New to the Notes client is integration with the Lotus IM client (formerly Sametime). This lets users quickly respond to other IM users. The IM client also supports AOL's AIM client for external communications.

In addition, the Notes client lets users customize their Welcome Page--they choose what information is displayed when the client launches. Available options include opening the inbox, calendar, to-do list or a Web page. And IBM provides a number of skins for further customization.Domino Web Access (formerly iNotes) is included in Domino 6.5. Web Access lets company road warriors use their e-mail, calendar, contacts and to-do list from any Web browser over an encrypted connection. One of the requirements, however, is a separate Internet password that must be defined in the Domino directory. Typically, this task is taken care of when the user account is set up.

The new version of Web Access fixes a few kinks from prior versions of iNotes. Most notably, you can drag and drop mail from one folder into another. Users can customize options, including those for mail-file delegation, meeting invitation autoprocessing and Notes password changes, that previously could only be edited from the full client software. And Web Access now supports the Mozilla browser, opening the way for Linux clients to connect remotely.

A new Smart Upgrade feature aims to make the installation of new versions painless, or at least less of a nuisance. Client computers are notified when a new version of the client is available. Users can perform a completely automated upgrade or defer it. Neither Exchange nor GroupWise have this feature.

IBM Lotus Domino 6.5. Lotus Software, IBM Software Group, (800) GO-LOTUS, (617) 577-8500. www.lotus.comMicrosoft seems to have changed its strategy for collaboration with the October debut of Exchange 2003. The focus is now on the Office suite. Exchange is designed to be an integral part of the so-called "whole office experience." As a result, some features that were available in the previous version of Exchange are now in other products or have been spun off into separate ones. For example, Exchange no longer includes an IM server. To use Microsoft's IM you must purchase the Office Live Communications Server software package and make a SQL server available if you want to archive text--all of which would add significant costs to a rollout that must include IM.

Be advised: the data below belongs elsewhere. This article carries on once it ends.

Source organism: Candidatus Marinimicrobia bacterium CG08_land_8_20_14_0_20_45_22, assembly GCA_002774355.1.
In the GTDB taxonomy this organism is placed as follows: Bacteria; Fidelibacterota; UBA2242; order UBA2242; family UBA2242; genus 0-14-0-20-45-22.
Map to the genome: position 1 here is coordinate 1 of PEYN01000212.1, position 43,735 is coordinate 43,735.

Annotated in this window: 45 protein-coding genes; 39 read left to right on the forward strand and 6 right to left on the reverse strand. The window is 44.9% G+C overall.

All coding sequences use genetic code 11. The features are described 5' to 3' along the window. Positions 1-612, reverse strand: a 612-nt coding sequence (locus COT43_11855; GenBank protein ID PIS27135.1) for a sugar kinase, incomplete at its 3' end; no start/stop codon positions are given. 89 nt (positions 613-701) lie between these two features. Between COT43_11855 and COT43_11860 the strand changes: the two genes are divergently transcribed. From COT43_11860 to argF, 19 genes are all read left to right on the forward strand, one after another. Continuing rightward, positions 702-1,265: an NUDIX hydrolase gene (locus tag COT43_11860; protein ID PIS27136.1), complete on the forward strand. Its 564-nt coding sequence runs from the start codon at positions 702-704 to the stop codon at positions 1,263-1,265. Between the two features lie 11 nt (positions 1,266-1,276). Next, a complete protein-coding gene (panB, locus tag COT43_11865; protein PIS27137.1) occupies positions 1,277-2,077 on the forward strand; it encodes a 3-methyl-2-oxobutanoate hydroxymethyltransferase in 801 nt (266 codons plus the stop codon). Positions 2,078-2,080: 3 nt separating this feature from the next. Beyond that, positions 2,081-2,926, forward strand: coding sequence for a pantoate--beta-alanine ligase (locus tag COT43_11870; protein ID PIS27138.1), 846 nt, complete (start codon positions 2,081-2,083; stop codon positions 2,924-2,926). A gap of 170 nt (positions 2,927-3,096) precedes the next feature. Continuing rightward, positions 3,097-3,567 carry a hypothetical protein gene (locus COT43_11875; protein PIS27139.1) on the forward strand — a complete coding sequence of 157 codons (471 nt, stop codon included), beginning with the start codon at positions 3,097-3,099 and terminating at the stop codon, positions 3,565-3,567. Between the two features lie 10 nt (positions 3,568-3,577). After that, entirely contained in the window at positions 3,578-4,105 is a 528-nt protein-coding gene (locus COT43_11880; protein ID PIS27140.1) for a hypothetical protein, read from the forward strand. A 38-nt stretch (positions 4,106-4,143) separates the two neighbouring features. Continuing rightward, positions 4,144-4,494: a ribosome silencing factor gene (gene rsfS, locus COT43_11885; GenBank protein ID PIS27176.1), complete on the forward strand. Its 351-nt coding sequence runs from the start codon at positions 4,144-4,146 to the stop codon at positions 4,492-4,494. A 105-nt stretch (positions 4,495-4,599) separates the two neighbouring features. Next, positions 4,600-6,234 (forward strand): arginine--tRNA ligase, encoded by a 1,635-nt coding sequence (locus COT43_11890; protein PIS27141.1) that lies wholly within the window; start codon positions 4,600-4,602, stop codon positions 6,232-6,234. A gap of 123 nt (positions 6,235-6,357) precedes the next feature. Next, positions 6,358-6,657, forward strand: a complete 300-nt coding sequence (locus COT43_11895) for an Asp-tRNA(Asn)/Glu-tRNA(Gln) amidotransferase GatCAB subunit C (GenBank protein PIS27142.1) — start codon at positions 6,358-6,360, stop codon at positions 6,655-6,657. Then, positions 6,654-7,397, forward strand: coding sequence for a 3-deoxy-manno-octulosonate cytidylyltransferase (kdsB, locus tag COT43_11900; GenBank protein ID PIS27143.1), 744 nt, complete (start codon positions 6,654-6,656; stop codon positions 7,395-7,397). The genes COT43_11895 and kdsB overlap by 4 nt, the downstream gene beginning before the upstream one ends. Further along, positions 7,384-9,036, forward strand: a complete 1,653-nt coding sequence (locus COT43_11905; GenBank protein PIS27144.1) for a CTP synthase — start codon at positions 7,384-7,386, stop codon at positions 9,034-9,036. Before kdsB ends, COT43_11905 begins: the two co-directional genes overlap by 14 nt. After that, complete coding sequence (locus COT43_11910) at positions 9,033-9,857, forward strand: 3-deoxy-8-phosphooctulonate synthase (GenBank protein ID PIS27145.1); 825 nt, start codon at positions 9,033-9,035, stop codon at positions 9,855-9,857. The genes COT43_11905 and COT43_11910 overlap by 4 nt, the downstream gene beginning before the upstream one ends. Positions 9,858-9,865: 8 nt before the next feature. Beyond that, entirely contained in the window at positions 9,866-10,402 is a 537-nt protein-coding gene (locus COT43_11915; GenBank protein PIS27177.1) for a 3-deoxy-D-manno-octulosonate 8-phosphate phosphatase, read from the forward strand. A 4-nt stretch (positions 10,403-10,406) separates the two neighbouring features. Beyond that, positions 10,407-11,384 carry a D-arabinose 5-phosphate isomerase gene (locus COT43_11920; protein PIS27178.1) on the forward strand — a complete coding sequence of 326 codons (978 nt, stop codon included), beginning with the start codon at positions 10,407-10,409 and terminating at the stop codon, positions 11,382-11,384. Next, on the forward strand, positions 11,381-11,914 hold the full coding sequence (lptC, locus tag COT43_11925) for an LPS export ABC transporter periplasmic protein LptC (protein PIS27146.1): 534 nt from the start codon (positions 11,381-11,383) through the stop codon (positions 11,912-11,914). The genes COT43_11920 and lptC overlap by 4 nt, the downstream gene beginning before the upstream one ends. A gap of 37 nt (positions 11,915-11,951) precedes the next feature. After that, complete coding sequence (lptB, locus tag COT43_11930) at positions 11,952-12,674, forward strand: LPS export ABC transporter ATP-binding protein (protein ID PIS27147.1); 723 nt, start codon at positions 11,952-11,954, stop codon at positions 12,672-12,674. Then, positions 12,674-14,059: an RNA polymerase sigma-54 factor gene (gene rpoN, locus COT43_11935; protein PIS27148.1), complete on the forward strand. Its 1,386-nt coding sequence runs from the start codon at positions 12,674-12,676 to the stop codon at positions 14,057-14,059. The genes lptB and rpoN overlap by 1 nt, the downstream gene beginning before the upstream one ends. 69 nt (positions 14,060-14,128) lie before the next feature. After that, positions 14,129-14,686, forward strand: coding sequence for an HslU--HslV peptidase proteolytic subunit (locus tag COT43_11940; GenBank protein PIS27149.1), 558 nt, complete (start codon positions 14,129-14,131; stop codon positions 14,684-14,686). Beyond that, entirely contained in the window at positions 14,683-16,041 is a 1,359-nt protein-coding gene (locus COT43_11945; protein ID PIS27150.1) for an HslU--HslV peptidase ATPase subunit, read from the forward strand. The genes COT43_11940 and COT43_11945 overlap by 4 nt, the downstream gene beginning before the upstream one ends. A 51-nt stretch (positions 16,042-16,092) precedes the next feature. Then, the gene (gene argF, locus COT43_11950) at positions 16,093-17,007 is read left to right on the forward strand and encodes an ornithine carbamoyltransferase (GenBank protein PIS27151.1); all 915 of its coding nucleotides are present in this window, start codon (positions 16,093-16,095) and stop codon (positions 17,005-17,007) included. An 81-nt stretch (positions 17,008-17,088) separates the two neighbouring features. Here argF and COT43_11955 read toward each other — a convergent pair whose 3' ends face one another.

Before you set up Exchange Server 2003, you'll have to do some prep work. Exchange 2003 must run on Windows 2000 Server SP3 or Windows Server 2003. Active Directory must be installed, and the Active Directory schema is extended as part of the installation. Once all the prerequisites are met, the installation is straightforward. User-level administration is performed using the Active Directory management snap-in based on each client's user object. Server administration is accomplished using the Exchange System Manager snap-in, which defines the storage group for mail and which transport protocols are available. It's inconvenient to bounce back and forth between the two screens, but it does make sense in a "Microsoftish" sort of way.The Outlook 2003 mail client sports a clean, polished user interface. Its features are well-laid-out and configurable according to user preferences. Mail can be separated into groups in any folder by date received, conversation thread, e-mail account and other options, and you can configure the Reading Pane and AutoPreview individually for each folder. Microsoft has tightened the integration of Outlook and Exchange by optimizing performance when checking mail, even over low-bandwidth connections. Or use the cached-mode feature that synchronizes a local copy of your mail with the information on the server.

Exchange Server 2003 includes Outlook Web Access (OWA) and Outlook Mobile Access (OMA). OWA is formatted to act much like Outlook 2003--it has the same look and feel as the full-blown mail client. OMA is a low-bandwidth interface designed to run on mobile devices and supports HTML, XHTML and compact HTML. Before you rush to buy that new mobile device, though, check Microsoft's product-compatibility chart to make sure your new toy will work with these products. OMA can provide direct wireless synchronization with Pocket Outlook, which ships with many Windows mobile devices.